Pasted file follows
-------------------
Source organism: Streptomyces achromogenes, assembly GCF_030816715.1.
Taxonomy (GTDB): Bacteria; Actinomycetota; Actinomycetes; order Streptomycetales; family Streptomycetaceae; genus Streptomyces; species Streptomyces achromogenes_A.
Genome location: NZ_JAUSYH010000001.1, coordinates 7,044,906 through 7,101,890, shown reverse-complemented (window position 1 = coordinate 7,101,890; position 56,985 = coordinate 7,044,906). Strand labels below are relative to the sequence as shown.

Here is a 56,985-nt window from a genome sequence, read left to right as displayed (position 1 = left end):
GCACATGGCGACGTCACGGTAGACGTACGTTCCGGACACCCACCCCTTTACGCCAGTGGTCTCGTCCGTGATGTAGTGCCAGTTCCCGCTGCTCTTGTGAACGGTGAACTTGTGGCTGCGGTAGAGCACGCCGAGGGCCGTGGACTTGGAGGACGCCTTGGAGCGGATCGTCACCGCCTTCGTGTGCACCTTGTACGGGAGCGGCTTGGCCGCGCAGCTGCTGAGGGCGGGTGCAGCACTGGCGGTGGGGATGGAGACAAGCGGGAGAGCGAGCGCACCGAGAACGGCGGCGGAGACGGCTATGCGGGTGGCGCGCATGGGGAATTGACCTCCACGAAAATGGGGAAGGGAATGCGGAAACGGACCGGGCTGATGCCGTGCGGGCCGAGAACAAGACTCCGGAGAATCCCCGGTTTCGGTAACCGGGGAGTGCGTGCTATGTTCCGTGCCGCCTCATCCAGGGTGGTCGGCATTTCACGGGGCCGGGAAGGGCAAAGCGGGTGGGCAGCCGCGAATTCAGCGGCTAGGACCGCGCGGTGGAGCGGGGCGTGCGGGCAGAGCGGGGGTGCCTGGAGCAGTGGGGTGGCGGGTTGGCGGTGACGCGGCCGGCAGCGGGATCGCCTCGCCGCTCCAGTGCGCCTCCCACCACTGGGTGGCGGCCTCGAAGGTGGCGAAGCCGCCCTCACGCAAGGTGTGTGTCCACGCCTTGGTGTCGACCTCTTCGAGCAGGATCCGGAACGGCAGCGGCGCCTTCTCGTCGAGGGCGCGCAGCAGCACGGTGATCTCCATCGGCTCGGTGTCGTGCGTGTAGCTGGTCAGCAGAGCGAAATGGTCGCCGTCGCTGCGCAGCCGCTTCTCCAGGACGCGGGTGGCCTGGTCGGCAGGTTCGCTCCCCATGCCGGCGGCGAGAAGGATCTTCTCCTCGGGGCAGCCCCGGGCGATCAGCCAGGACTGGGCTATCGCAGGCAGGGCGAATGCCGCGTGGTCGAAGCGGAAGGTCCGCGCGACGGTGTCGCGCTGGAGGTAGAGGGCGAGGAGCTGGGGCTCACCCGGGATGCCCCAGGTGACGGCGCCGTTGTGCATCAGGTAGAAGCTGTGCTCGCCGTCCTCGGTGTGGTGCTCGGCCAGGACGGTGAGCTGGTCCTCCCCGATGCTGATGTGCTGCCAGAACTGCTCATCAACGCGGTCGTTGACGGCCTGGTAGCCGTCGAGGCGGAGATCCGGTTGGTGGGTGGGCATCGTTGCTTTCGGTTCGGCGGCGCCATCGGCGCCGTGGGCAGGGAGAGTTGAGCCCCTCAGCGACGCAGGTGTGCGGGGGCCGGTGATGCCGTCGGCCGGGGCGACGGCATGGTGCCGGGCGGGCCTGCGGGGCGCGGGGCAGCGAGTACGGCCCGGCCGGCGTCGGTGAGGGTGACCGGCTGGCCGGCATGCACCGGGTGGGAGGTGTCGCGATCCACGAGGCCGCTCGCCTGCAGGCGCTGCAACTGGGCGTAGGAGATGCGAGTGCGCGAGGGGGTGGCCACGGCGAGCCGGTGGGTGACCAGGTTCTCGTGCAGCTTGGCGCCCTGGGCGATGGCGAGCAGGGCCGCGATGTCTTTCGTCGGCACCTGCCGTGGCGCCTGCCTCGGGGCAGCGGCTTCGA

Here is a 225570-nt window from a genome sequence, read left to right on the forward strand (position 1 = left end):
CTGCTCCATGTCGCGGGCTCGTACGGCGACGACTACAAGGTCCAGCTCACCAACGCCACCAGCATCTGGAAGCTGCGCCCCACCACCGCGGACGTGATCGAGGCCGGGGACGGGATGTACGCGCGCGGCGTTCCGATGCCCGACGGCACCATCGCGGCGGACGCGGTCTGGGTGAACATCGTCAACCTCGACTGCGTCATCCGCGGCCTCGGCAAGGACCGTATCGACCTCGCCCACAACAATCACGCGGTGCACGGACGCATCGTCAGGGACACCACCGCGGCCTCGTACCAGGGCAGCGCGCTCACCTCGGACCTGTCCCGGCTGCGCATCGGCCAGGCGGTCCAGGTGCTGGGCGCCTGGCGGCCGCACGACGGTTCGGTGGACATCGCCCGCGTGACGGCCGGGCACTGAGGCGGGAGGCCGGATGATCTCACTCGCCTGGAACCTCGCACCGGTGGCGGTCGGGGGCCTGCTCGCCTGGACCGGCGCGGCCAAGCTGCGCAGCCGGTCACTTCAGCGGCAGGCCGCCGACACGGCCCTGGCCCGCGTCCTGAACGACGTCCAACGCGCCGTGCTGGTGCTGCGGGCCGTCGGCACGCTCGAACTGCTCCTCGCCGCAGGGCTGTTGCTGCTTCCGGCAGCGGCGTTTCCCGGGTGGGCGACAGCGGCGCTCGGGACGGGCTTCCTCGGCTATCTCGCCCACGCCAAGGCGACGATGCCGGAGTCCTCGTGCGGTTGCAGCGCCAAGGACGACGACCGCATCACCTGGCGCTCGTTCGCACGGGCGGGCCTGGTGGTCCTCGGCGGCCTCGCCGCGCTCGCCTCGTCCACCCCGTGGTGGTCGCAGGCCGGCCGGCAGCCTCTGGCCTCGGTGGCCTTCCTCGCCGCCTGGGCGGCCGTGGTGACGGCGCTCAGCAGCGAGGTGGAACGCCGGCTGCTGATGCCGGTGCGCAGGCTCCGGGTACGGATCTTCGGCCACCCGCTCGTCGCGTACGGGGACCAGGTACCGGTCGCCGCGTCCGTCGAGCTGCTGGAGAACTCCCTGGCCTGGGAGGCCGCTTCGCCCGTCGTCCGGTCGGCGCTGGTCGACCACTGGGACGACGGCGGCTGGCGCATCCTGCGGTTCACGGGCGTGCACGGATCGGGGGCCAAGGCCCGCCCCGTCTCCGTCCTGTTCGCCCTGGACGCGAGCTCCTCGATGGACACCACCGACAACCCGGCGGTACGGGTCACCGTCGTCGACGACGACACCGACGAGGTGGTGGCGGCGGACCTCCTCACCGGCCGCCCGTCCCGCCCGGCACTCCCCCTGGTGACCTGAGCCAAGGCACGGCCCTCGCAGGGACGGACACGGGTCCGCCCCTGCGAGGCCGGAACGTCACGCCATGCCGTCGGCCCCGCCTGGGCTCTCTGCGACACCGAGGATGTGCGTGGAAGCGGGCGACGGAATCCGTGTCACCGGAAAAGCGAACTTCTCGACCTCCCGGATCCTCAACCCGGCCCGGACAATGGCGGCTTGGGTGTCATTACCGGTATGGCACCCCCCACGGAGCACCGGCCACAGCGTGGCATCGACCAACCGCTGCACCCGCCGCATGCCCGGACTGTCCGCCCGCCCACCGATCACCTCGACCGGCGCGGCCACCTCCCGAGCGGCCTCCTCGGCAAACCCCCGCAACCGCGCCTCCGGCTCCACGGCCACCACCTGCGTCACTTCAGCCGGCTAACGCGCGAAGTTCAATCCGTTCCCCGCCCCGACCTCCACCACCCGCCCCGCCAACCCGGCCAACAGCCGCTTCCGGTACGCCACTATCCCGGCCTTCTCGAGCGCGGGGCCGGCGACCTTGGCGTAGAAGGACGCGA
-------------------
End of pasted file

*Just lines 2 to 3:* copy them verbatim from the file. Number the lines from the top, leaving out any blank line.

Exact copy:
Taxonomy (GTDB): Bacteria; Actinomycetota; Actinomycetes; order Streptomycetales; family Streptomycetaceae; genus Streptomyces; species Streptomyces achromogenes_A.
Genome location: NZ_JAUSYH010000001.1, coordinates 7,044,906 through 7,101,890, shown reverse-complemented (window position 1 = coordinate 7,101,890; position 56,985 = coordinate 7,044,906). Strand labels below are relative to the sequence as shown.